A Look at Oregon Coastal Winds: A Nature Study

We have recently moved from the northern end of California’s Central Valley at the foothills of the Cascade Mountains to the southern Oregon Coast. One of the most noticeable differences between these two areas is the weather.

Oregon Coastal Winds: A Nature Study @EvaVarga.net

Photograph by Jamie Crawford

In Redding, we enjoyed a hot Mediterranean climate. Here on the coast, the weather is more moderate with partly cloudy days and windy afternoons the norm. It is the perfect place to dive into a study of Oregon coastal winds.

I recently wrote an article for the Handbook of Nature Study monthly newsletter describing ways in which you could undertake a study of wind. If you don’t already subscribe to Barb’s newsletter, I encourage you to do so.

Wind results from pressure gradients, differences in air pressure from one place to another. When high pressure and low pressure areas come close to each other, air from the high pressure area will move into the low pressure area, creating wind. Because of the rotation of Earth, the air will not move directly toward the low pressure area. Instead, it spirals in, creating a cyclone. A cyclone is any weather system with winds around a low pressure area. The wind will continue until the pressure between the areas is equalized.

Students often have misconceptions about wind and where it comes from. Before beginning a unit study or lesson on wind, begin with a discussion to reveal their ideas of wind and its origins.

Oregon Coastal Winds

As Meriwether Lewis observed during his encampment along the coast in the early 1800s, it can get windy on the Oregon Coast. In the winter, storms approach the coast from primarily a westerly direction. In this case, strong southerly winds occur ahead of the storm’s advancing frontal zone, as higher pressure to the south tries to compensate for falling pressures to the north. Once the front passes inland, winds shift to westerly.

The winds from the Land brings us could [sic] and clear weather while those obliquely along either coast or off the Oceans bring us warm damp cloudy and rainy weather. The hardest winds are always from the S.W.
~ Meriwether LewisJanuary 311806at Fort Clatsop

Such an observation is completely true in the winter. However, had Lewis and the other members of the Corps of Discovery experienced a summer along the Oregon coast, they would certainly have experienced other conditions. The prevailing winds shift to northwesterly along the coast throughout the spring and falls off remarkably along the entire coast during the summer months.Oregon's Coastal Winds: A Nature Study @EvaVarga.net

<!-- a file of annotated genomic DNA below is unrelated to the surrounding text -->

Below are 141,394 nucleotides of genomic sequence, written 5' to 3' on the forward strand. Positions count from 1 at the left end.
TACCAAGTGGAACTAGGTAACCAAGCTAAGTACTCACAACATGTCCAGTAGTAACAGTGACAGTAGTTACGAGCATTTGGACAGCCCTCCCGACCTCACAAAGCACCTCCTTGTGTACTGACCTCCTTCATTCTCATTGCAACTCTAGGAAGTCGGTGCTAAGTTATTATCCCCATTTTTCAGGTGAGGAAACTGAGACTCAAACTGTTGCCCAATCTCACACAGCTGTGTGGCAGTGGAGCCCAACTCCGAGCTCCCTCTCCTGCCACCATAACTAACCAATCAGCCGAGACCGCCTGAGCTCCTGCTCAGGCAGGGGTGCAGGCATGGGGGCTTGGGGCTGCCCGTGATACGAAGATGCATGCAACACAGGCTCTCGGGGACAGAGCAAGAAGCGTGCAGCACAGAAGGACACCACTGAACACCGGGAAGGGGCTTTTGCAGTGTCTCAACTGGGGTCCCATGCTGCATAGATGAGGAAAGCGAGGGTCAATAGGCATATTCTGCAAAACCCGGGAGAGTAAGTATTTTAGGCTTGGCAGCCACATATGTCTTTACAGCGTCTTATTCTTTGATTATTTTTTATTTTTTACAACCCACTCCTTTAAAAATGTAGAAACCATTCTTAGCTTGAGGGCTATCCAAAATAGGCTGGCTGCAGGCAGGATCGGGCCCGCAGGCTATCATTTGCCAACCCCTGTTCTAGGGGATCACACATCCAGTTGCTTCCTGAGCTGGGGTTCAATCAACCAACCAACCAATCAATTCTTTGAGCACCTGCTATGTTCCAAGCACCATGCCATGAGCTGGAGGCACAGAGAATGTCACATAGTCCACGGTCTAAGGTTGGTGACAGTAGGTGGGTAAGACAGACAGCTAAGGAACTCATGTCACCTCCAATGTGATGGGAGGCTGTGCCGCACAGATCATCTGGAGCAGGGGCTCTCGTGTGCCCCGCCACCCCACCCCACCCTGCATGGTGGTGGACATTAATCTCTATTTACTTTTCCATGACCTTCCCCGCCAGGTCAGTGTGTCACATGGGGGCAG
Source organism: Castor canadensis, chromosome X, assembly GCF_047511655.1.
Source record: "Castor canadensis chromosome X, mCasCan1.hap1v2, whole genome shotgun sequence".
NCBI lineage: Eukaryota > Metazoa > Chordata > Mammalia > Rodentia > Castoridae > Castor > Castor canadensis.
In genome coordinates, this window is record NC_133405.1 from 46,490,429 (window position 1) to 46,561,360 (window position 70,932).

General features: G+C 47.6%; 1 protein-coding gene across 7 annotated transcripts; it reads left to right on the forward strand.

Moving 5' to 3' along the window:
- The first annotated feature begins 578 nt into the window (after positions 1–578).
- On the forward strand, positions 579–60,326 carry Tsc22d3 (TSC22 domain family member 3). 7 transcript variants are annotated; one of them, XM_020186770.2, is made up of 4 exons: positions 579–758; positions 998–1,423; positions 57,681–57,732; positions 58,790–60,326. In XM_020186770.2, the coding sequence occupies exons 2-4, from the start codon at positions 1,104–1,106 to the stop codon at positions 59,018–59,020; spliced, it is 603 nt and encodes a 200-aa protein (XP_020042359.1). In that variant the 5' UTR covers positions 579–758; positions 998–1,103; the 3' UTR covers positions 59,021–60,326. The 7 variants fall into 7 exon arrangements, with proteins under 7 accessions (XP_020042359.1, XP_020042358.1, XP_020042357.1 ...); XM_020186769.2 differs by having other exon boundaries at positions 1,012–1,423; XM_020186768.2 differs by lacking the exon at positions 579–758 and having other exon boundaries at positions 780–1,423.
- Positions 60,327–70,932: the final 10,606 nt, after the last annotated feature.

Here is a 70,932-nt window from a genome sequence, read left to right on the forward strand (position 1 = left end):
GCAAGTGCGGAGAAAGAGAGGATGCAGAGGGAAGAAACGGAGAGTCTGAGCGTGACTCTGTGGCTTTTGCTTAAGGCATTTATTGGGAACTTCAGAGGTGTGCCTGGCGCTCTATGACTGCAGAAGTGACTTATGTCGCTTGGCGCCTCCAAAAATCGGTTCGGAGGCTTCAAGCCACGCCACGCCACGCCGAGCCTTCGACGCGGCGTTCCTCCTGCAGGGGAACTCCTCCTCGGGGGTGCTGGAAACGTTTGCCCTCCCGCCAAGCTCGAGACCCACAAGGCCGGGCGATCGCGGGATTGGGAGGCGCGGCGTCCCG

High Wind Advisory

Winter is a great time to visit the Oregon coast and watch our magnificent winter storms. There are at least a few fairly nice days in between the stormy squalls and near-gale force winds.

The winter storms are one of the things I like best about living on the coast. Meteorologists have stated that several storms are excepted to hit the Northwest coast this week and perhaps through much of December. According to AccuWeather.com,

The storms, which will vary in intensity and location, will hit every one to three days with waves of drenching rain, heavy mountain snow and gusty winds.

Our rain gear is packed and we will head out periodically to measure the strength of the wind with our Kestrel 1000 Pocket Wind Meter. Our plan is to do this several times over the course of the year to get a feel for seasonal changes.

Take it Further

1) Students may be interested in investigating storms, like tornadoes, in which pressure differences between two areas are very great. This would create an opportunity to talk about safety precautions that should be followed in tornadoes and strong wind storms.

2) A discussion of the Coriolis Effect may also be appropriate. Important to airplane and rocket navigation, the phenomenon of the Coriolis Effect results from the rotation of Earth.

3) When the children were younger, I introduced them to the concepts of air pressure and wind with a couple simple activities. As I shared in this post, the air in the balloon is pressurized. The air around the balloon has a lower pressure than the air in the balloon. When the balloon is opened, the high pressure air rushes out to a region of low pressure. This is the same principle that governs wind – though there are some key differences between the model and reality.

4) Wind is an important alternative source of energy. The history of wind machines, modern wind machines, the economics of wind power, and the environmental aspects of wind power can also be explored. Challenge students to build a windmill of their own using fischertechnik or other building systems. How can you improve the efficiency of their design?

5) Find a poem or musical piece that was inspired by wind or other weather. Better yet, write your own!

Who Has Seen the Wind?
Who has seen the wind?
Neither I nor you.
But when the leaves hang trembling.
The wind is passing through.
Who has seen the wind?
Neither you nor I.
But when the trees bow down their heads,
The wind is passing by.
~ Christina G. Rossetti

About Eva Varga

Eva is passionate about education. She has extensive experience in both formal and informal settings. She presently homeschools her two young children, teaches professional development courses through the Heritage Institute, and writes a middle level secular science curriculum called Science Logic. In addition to her work in education, she is an athlete, competing in Masters swimming events and marathons. In her spare time she enjoys reading, traveling, learning new languages, and above all spending time with her family. ♥